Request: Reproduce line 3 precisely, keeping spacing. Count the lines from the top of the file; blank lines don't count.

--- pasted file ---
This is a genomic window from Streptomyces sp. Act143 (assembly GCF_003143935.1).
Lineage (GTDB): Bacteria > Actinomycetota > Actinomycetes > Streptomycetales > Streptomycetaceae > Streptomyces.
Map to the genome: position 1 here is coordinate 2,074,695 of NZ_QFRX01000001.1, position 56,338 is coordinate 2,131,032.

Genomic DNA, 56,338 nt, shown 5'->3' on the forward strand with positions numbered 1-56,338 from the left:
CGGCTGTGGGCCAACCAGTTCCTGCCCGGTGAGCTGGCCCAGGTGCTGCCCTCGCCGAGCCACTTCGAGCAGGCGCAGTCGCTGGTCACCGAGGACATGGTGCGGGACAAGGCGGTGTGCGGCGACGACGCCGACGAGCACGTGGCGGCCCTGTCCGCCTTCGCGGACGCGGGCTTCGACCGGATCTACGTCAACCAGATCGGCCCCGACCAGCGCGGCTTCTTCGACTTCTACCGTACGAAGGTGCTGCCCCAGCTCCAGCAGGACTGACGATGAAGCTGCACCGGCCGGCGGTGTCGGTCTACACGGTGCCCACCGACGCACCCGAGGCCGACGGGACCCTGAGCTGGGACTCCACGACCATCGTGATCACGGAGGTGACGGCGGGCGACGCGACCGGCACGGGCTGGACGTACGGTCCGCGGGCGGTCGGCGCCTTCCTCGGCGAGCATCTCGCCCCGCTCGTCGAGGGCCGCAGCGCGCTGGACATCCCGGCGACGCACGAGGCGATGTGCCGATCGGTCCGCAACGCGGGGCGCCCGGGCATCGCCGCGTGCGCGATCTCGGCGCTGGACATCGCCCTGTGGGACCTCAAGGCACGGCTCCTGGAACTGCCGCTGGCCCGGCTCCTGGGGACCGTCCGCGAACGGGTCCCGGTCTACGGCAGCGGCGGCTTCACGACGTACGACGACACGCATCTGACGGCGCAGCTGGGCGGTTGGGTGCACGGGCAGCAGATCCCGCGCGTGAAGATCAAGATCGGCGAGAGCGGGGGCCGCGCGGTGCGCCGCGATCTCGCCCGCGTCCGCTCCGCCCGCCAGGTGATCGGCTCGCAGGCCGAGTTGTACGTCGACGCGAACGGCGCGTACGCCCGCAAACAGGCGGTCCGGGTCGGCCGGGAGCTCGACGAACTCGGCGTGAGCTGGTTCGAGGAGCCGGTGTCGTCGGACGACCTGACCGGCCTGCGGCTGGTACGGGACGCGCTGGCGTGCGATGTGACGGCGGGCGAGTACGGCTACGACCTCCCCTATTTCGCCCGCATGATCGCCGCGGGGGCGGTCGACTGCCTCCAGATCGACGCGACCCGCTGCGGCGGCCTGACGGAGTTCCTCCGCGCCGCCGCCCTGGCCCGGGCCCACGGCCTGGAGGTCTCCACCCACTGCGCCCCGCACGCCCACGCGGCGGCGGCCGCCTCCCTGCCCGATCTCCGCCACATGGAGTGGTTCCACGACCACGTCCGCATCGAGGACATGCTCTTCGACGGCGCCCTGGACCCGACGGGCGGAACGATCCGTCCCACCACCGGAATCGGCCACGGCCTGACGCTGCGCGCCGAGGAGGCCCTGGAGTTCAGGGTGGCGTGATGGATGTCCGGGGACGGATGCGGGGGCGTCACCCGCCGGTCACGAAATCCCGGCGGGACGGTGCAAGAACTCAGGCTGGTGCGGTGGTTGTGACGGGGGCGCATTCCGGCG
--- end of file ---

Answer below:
Map to the genome: position 1 here is coordinate 2,074,695 of NZ_QFRX01000001.1, position 56,338 is coordinate 2,131,032.